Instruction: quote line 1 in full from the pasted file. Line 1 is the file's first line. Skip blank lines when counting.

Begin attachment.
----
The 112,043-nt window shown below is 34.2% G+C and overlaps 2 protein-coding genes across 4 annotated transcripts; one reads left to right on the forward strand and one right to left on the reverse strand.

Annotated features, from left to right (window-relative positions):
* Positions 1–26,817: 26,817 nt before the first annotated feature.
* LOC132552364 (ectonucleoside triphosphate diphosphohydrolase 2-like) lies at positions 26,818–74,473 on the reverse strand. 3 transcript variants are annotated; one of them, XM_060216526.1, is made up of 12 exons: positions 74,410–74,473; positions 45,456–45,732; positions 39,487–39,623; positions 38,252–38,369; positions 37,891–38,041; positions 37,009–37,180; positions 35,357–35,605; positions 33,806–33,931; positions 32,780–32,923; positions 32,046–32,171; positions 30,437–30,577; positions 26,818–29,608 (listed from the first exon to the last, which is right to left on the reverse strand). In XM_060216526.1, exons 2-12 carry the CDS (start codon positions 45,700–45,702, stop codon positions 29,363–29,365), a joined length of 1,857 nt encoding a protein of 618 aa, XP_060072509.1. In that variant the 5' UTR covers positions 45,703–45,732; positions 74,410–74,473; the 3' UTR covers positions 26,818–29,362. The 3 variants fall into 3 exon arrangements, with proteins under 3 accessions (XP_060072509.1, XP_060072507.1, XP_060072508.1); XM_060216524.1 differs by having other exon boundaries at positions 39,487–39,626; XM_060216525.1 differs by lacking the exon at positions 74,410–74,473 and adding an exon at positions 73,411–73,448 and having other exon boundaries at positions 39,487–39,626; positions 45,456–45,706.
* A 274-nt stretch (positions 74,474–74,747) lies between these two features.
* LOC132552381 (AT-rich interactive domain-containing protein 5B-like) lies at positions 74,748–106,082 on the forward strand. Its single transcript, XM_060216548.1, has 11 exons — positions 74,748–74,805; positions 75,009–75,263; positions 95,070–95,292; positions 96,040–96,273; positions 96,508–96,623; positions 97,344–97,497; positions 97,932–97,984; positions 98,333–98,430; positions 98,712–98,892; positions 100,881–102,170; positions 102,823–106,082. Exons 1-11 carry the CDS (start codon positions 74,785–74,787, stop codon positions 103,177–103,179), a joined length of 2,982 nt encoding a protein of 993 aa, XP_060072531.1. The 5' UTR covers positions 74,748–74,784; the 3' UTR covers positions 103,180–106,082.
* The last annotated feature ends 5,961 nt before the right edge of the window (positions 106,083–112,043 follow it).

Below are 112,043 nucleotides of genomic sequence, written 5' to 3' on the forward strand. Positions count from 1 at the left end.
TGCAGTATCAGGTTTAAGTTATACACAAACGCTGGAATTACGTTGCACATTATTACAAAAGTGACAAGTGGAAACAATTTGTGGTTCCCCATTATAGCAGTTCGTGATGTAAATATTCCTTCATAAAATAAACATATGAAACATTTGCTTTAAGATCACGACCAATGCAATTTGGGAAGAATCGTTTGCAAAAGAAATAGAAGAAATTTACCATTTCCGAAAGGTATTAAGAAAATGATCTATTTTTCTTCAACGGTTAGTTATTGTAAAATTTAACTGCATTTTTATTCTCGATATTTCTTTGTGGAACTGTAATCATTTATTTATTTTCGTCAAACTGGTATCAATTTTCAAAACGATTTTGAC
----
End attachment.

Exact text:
The 112,043-nt window shown below is 34.2% G+C and overlaps 2 protein-coding genes across 4 annotated transcripts; one reads left to right on the forward strand and one right to left on the reverse strand.